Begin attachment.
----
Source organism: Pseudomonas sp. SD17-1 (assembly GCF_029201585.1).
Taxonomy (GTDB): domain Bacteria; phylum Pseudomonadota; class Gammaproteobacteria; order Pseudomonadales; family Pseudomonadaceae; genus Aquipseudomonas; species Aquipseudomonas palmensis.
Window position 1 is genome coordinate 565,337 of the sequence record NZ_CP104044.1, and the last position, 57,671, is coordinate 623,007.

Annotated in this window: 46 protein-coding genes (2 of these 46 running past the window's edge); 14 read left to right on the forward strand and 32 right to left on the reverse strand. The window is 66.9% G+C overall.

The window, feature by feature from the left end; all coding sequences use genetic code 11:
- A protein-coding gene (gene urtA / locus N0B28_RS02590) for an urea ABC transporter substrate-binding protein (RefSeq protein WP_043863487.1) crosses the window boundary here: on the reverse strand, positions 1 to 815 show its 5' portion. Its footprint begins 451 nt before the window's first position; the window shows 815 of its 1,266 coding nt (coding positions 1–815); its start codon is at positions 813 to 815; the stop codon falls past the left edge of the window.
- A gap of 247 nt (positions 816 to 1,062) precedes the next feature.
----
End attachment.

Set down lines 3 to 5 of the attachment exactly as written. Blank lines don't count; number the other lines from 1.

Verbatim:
Window position 1 is genome coordinate 565,337 of the sequence record NZ_CP104044.1, and the last position, 57,671, is coordinate 623,007.

Annotated in this window: 46 protein-coding genes (2 of these 46 running past the window's edge); 14 read left to right on the forward strand and 32 right to left on the reverse strand. The window is 66.9% G+C overall.

The window, feature by feature from the left end; all coding sequences use genetic code 11: